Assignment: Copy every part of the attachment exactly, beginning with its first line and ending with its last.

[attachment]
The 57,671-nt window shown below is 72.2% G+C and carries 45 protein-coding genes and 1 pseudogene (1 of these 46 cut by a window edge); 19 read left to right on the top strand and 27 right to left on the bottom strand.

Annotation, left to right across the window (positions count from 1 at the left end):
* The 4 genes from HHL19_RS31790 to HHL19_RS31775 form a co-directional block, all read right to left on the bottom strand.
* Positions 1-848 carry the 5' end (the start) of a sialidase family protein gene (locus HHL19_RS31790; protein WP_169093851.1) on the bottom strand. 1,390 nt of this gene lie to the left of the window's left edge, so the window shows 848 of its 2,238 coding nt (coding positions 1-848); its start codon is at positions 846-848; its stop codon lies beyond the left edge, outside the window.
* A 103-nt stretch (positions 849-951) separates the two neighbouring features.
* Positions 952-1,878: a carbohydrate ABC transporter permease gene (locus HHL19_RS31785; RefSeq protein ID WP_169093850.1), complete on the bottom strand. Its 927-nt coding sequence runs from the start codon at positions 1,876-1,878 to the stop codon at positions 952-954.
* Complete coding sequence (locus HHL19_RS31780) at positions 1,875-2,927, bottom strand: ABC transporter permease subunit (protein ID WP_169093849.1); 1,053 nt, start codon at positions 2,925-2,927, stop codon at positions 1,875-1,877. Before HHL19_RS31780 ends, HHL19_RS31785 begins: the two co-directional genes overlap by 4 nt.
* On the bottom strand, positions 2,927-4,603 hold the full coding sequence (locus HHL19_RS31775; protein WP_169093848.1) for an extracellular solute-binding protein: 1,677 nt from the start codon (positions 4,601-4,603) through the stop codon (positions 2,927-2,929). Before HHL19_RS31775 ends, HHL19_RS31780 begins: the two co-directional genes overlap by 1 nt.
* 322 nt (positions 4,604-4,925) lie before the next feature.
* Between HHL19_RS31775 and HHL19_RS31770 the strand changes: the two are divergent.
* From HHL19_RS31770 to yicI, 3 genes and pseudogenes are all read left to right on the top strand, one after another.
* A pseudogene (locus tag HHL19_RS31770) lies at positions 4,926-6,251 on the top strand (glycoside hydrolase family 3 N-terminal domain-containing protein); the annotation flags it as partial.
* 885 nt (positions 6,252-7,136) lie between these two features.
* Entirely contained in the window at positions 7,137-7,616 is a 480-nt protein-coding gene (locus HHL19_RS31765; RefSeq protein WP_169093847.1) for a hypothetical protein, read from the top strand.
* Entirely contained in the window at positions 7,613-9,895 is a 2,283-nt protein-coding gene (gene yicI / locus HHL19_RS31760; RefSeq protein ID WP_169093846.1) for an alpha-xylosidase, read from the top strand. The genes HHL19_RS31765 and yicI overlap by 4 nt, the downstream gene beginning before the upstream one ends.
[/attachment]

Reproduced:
The 57,671-nt window shown below is 72.2% G+C and carries 45 protein-coding genes and 1 pseudogene (1 of these 46 cut by a window edge); 19 read left to right on the top strand and 27 right to left on the bottom strand.

Annotation, left to right across the window (positions count from 1 at the left end):
* The 4 genes from HHL19_RS31790 to HHL19_RS31775 form a co-directional block, all read right to left on the bottom strand.
* Positions 1-848 carry the 5' end (the start) of a sialidase family protein gene (locus HHL19_RS31790; protein WP_169093851.1) on the bottom strand. 1,390 nt of this gene lie to the left of the window's left edge, so the window shows 848 of its 2,238 coding nt (coding positions 1-848); its start codon is at positions 846-848; its stop codon lies beyond the left edge, outside the window.
* A 103-nt stretch (positions 849-951) separates the two neighbouring features.
* Positions 952-1,878: a carbohydrate ABC transporter permease gene (locus HHL19_RS31785; RefSeq protein ID WP_169093850.1), complete on the bottom strand. Its 927-nt coding sequence runs from the start codon at positions 1,876-1,878 to the stop codon at positions 952-954.
* Complete coding sequence (locus HHL19_RS31780) at positions 1,875-2,927, bottom strand: ABC transporter permease subunit (protein ID WP_169093849.1); 1,053 nt, start codon at positions 2,925-2,927, stop codon at positions 1,875-1,877. Before HHL19_RS31780 ends, HHL19_RS31785 begins: the two co-directional genes overlap by 4 nt.
* On the bottom strand, positions 2,927-4,603 hold the full coding sequence (locus HHL19_RS31775; protein WP_169093848.1) for an extracellular solute-binding protein: 1,677 nt from the start codon (positions 4,601-4,603) through the stop codon (positions 2,927-2,929). Before HHL19_RS31775 ends, HHL19_RS31780 begins: the two co-directional genes overlap by 1 nt.
* 322 nt (positions 4,604-4,925) lie before the next feature.
* Between HHL19_RS31775 and HHL19_RS31770 the strand changes: the two are divergent.
* From HHL19_RS31770 to yicI, 3 genes and pseudogenes are all read left to right on the top strand, one after another.
* A pseudogene (locus tag HHL19_RS31770) lies at positions 4,926-6,251 on the top strand (glycoside hydrolase family 3 N-terminal domain-containing protein); the annotation flags it as partial.
* 885 nt (positions 6,252-7,136) lie between these two features.
* Entirely contained in the window at positions 7,137-7,616 is a 480-nt protein-coding gene (locus HHL19_RS31765; RefSeq protein WP_169093847.1) for a hypothetical protein, read from the top strand.
* Entirely contained in the window at positions 7,613-9,895 is a 2,283-nt protein-coding gene (gene yicI / locus HHL19_RS31760; RefSeq protein ID WP_169093846.1) for an alpha-xylosidase, read from the top strand. The genes HHL19_RS31765 and yicI overlap by 4 nt, the downstream gene beginning before the upstream one ends.